1. ENGLISH
  2. News
  3. Stories
  4. 2019
  5. 02
  6. Lithium to lithium, manganese to manganese

We use cookies (our own and those of third parties) to make our websites easier for you to use and to display advertisements in accordance with your browser settings. By continuing to use our websites, you consent to the use of cookies. Please see our Cookie Policy for more information on cookies and information on how you can change your browser's cookie settings: Cookie Policy Accept

Lithium to lithium, manganese to manganese

In the future, the Volkswagen Group will offer e-mobility for all – and will assume overall responsibility: from e-vehicle concepts, through production, sales and operations, and on to recycling. To this end, Volkswagen Group Components in Salzgitter is currently setting up its own pilot plant for battery recycling.

For many decades and until recently, batteries were regarded as hazardous waste. They can actually serve as valuable sources of raw materials. That’s why the newly founded Volkswagen Group Components is already working on a recycling concept for batteries. The aim: to return valuable raw materials to the manufacturing process chain.

“For ten years now, we in the Volkswagen Group have been researching how we can recuperate valuable raw materials. These include, above all, nickel, manganese, cobalt and lithium,” explains Thomas Tiedje, Head of Technical Planning, Volkswagen Group Components, E-mobility division. Another reason why multiple use of these four raw materials in particular is so important and useful is that their extraction and use is crucial for a company’s carbon footprint. And, apart from this, multiple use helps to save costs and preserve raw materials.

The Volkswagen Group will assume overall responsibility for its e-mobility of the future: from e-vehicle concepts, through production, sales and operations, and on to recycling. “We already have sustainable battery expertise in the Group and are developing this further,” says Tiedje. For months now, the management and workforce at the components plant in Braunschweig have been preparing for the high-voltage era. The first “power plants” for the I.D. electric car family are to leave the plant at the end of 2019.

These batteries will then be delivered to the assembly plants – mainly to Zwickau at the start. This is where production of the I.D. will also kick off at the end of 2019. Other sites and vehicles for the electric era, such as the SUV I.D. CROZZ, the sedan I.D. VIZZION and the lifestyle minivan I.D. BUZZ, will later be supplied with batteries from Braunschweig.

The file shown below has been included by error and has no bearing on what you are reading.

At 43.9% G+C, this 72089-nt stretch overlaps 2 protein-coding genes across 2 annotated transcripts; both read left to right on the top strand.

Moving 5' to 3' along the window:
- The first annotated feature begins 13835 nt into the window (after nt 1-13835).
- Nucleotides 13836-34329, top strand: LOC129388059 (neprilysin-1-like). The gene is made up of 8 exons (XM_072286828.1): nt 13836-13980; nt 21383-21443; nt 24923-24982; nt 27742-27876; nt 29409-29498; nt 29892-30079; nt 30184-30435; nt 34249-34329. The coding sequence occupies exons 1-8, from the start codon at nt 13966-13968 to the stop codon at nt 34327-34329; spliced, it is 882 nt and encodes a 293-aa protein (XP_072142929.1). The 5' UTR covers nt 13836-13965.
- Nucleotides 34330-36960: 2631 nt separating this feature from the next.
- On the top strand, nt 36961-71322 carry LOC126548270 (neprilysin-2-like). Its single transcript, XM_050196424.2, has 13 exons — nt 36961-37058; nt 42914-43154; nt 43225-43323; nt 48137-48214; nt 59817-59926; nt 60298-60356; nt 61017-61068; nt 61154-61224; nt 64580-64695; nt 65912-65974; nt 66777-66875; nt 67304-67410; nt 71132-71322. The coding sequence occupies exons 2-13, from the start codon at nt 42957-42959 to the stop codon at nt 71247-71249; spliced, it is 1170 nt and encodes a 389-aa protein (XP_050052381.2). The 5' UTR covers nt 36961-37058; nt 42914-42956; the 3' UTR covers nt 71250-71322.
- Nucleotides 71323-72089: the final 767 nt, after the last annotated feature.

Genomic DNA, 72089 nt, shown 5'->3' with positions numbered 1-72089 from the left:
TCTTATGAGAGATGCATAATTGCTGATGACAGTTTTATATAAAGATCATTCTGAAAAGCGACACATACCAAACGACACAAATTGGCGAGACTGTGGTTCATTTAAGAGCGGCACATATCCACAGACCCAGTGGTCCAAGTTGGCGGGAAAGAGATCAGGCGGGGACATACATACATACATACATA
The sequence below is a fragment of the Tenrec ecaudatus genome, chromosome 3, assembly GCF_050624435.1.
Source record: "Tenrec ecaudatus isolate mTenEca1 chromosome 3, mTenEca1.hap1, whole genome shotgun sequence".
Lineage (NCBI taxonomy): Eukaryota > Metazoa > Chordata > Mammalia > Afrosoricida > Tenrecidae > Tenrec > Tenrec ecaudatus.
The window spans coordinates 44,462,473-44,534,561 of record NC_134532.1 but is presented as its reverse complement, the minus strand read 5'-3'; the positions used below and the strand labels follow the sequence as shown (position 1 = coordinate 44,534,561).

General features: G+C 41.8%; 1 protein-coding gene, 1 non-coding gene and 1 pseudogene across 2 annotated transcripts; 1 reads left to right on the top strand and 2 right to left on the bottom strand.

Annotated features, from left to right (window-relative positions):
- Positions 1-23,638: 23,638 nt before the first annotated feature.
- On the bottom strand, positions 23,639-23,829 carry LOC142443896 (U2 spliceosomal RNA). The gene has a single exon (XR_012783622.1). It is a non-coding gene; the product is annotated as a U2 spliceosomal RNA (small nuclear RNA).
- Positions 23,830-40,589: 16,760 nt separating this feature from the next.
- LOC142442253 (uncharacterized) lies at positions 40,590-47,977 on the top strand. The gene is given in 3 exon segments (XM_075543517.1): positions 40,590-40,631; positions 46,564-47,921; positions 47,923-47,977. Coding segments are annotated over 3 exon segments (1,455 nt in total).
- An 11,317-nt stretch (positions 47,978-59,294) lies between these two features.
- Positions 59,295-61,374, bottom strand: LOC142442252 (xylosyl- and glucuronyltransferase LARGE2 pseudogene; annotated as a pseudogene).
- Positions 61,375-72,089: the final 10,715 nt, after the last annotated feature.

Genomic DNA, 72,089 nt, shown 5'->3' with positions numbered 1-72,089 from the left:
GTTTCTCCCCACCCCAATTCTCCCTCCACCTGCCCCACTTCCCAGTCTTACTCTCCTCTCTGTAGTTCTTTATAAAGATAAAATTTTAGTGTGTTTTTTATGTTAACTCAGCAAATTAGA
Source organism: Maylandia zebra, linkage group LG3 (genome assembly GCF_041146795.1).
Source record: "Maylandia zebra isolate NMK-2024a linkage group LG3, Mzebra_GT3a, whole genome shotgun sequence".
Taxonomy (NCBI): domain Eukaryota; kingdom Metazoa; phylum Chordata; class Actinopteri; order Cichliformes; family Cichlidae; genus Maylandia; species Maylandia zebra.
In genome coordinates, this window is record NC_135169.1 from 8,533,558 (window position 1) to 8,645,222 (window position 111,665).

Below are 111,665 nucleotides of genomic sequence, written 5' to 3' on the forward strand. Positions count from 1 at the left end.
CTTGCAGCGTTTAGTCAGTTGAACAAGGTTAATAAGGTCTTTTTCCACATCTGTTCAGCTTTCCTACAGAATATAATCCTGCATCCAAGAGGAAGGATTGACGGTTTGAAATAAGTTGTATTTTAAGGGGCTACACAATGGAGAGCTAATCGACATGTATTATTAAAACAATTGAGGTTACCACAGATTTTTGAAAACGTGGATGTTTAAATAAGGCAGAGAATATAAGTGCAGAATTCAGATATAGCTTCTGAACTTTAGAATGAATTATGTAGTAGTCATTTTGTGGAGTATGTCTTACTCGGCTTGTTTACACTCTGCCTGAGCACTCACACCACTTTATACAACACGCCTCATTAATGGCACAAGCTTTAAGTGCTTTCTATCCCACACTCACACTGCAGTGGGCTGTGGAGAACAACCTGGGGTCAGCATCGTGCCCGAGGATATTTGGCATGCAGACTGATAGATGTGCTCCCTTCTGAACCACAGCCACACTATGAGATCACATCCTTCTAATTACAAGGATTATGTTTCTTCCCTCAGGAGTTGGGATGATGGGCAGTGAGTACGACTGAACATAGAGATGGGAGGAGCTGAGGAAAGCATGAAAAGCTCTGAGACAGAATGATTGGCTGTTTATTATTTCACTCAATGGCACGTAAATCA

The Group’s first pilot plant for battery recycling is being created in Salzgitter

In parallel, Volkswagen Group Components is also building a pilot plant for battery cell production at its plant in Salzgitter, together with the “Center of Excellence” for batteries. In 2020, a pilot recycling plant will be set up in Salzgitter, where the experience gained to date from research within the Group will be incorporated and applied in practical ways. Batteries can be recycled here as early as 2020 – initially 1,200 tons per year. This corresponds to 3,000 vehicle batteries. A further increase in capacity is envisaged for subsequent years. However, large quantities of battery returns are not expected until the end of the 2020s in any case. That is when the first large proportion of e-vehicles (which will be sold in greater volumes starting in 2020) will have reached the end of their working life.

What happens during battery recycling?

So, what happens during battery recycling? First, the returns will be analyzed according to specially defined testing criteria. After that, there are two paths: either the battery is given a so-called “second life” or it is recycled.

One possible second life for batteries is as a component for flexible charging stations. These are quick charging stations which can be operated autonomously, for example at festivals or large-scale events. They work according to the principle of a power bank, which is familiar to most people from cell phones. Alternatively, the quick charging stations are equipped with power connections and thus provide e-drivers with a quick charging option on long trips along freeways and national highways. Batteries in a “second life” are ideally suited to all such applications. 

Batteries that are not given a second life will be recycled by the staff at Salzgitter. In this process, the individual battery parts will first be shredded, then the material will be dried and sieved, allowing the employees at Group Components to extract the so-called “black powder.” This contains the valuable raw materials of nickel, manganese, cobalt and lithium. These materials then just have to be separated individually, after which they are immediately available again for the production of new batteries.

The plant in Salzgitter is a pilot project. This is chiefly because the disposal and procurement of valuable raw materials is always very expensive. The Group would have to spend a lot of money, both for procurement and for disposal of the raw materials. “So we prefer to recycle it ourselves and qualify our employees to do this, especially since we expect large batch sizes in the future,” says Thomas Tiedje.

The pilot plant in Salzgitter is to be followed in the next few years by further decentralized recycling plants. Not only will they ensure a clean environment, they will also be interesting to the Volkswagen Group for economic reasons.

In the long term, the Volkswagen Group has set itself a very ambitious goal: to recycle 97 percent of all raw materials. Today, it is 53 percent, and the pilot plant in Salzgitter will bring this figure up to 72 percent. There is still some way to go before reaching the grand target of 97 percent. Even if a lot of small steps are necessary, it all serves an overarching agenda: the Volkswagen Group is doing everything it can to make e-mobility sustainable.